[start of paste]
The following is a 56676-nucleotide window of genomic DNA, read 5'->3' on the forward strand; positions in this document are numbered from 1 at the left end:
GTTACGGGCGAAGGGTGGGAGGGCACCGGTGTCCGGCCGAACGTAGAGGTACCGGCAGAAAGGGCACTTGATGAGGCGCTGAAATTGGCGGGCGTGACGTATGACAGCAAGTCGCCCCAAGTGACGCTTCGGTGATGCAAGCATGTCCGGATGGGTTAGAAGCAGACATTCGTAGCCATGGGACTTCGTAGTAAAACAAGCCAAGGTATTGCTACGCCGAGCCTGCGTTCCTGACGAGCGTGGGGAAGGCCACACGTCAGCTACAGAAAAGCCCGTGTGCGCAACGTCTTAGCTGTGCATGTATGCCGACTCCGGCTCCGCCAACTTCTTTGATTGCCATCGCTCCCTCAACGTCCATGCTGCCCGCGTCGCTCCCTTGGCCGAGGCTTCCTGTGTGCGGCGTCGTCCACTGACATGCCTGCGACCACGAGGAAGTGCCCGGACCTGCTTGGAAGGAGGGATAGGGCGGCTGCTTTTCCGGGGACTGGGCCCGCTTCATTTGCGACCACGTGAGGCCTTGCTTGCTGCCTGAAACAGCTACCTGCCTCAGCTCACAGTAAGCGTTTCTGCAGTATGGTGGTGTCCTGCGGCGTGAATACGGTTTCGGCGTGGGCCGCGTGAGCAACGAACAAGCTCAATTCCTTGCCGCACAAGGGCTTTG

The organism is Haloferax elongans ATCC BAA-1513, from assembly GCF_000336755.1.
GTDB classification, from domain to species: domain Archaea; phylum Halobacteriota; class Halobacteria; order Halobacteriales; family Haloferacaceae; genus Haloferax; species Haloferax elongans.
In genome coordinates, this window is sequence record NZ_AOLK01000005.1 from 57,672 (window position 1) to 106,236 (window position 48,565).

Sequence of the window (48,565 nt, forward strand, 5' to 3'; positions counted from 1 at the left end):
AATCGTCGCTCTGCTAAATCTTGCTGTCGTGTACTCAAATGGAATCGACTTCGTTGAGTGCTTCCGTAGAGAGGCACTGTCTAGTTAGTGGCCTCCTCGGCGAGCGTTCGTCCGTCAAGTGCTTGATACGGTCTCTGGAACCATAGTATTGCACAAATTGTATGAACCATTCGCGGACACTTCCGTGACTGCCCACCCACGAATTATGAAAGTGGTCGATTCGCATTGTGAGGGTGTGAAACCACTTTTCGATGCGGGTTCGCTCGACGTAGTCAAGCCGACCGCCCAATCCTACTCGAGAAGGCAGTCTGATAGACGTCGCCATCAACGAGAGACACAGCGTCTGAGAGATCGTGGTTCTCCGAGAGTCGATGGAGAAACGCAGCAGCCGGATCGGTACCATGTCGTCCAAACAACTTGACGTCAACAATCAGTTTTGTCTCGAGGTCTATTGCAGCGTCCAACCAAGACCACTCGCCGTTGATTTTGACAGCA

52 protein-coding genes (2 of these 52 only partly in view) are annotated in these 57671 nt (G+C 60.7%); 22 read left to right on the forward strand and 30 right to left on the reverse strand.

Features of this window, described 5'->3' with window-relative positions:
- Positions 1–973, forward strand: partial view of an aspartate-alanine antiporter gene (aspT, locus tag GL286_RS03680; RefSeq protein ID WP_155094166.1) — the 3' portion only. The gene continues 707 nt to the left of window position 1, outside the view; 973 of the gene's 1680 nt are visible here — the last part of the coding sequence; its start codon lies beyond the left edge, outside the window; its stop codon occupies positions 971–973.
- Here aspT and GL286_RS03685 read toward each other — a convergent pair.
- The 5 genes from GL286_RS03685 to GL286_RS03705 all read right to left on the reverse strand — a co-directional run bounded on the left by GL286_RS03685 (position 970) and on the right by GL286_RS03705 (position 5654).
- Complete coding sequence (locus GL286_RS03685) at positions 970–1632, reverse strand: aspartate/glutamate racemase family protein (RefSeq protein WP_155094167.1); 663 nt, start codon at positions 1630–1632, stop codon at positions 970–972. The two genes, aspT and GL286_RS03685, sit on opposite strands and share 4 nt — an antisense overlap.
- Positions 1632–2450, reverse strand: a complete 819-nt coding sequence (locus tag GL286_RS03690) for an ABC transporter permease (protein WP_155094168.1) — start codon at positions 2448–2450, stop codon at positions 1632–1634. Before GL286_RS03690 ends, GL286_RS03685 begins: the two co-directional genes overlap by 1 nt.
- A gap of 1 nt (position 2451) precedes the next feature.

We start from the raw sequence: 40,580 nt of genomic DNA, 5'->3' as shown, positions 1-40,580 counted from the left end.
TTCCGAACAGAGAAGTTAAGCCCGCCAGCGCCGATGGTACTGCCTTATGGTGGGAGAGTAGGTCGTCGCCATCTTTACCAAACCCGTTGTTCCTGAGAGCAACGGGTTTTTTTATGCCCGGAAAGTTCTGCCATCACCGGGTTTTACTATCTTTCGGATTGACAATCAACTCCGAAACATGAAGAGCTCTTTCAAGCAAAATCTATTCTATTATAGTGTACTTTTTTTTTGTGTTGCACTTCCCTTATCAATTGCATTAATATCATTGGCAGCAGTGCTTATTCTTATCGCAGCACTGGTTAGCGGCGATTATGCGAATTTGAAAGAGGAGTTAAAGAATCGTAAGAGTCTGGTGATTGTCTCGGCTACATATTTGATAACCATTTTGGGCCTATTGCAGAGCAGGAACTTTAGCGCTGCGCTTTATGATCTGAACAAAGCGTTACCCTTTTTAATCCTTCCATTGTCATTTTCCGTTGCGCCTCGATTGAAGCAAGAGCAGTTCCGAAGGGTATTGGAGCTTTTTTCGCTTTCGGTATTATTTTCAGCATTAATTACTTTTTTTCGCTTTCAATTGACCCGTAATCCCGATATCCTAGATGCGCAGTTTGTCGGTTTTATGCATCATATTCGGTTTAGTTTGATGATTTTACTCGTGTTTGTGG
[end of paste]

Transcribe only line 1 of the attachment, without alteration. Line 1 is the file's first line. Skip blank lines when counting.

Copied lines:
The following is a 56676-nucleotide window of genomic DNA, read 5'->3' on the forward strand; positions in this document are numbered from 1 at the left end: